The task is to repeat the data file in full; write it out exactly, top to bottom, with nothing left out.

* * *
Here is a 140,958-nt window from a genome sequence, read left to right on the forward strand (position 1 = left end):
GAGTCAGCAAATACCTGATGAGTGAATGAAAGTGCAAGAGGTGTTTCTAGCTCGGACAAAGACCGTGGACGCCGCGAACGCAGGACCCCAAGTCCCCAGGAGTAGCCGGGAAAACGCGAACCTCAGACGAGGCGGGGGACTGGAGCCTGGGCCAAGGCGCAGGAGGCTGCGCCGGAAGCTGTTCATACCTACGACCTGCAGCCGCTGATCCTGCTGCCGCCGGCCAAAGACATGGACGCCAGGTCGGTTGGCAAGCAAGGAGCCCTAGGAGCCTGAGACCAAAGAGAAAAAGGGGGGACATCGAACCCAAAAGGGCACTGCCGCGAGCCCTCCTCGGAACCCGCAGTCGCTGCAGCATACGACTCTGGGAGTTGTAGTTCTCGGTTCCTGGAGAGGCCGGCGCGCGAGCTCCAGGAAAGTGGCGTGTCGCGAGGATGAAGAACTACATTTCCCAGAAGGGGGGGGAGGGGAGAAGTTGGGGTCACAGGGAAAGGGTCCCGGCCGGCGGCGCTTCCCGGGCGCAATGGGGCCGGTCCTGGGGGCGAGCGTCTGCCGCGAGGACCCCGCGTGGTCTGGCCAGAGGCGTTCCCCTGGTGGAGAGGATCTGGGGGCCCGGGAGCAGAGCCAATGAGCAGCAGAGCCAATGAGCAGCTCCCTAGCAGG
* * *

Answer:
Here is a 140,958-nt window from a genome sequence, read left to right on the forward strand (position 1 = left end):
GAGTCAGCAAATACCTGATGAGTGAATGAAAGTGCAAGAGGTGTTTCTAGCTCGGACAAAGACCGTGGACGCCGCGAACGCAGGACCCCAAGTCCCCAGGAGTAGCCGGGAAAACGCGAACCTCAGACGAGGCGGGGGACTGGAGCCTGGGCCAAGGCGCAGGAGGCTGCGCCGGAAGCTGTTCATACCTACGACCTGCAGCCGCTGATCCTGCTGCCGCCGGCCAAAGACATGGACGCCAGGTCGGTTGGCAAGCAAGGAGCCCTAGGAGCCTGAGACCAAAGAGAAAAAGGGGGGACATCGAACCCAAAAGGGCACTGCCGCGAGCCCTCCTCGGAACCCGCAGTCGCTGCAGCATACGACTCTGGGAGTTGTAGTTCTCGGTTCCTGGAGAGGCCGGCGCGCGAGCTCCAGGAAAGTGGCGTGTCGCGAGGATGAAGAACTACATTTCCCAGAAGGGGGGGGAGGGGAGAAGTTGGGGTCACAGGGAAAGGGTCCCGGCCGGCGGCGCTTCCCGGGCGCAATGGGGCCGGTCCTGGGGGCGAGCGTCTGCCGCGAGGACCCCGCGTGGTCTGGCCAGAGGCGTTCCCCTGGTGGAGAGGATCTGGGGGCCCGGGAGCAGAGCCAATGAGCAGCAGAGCCAATGAGCAGCTCCCTAGCAGG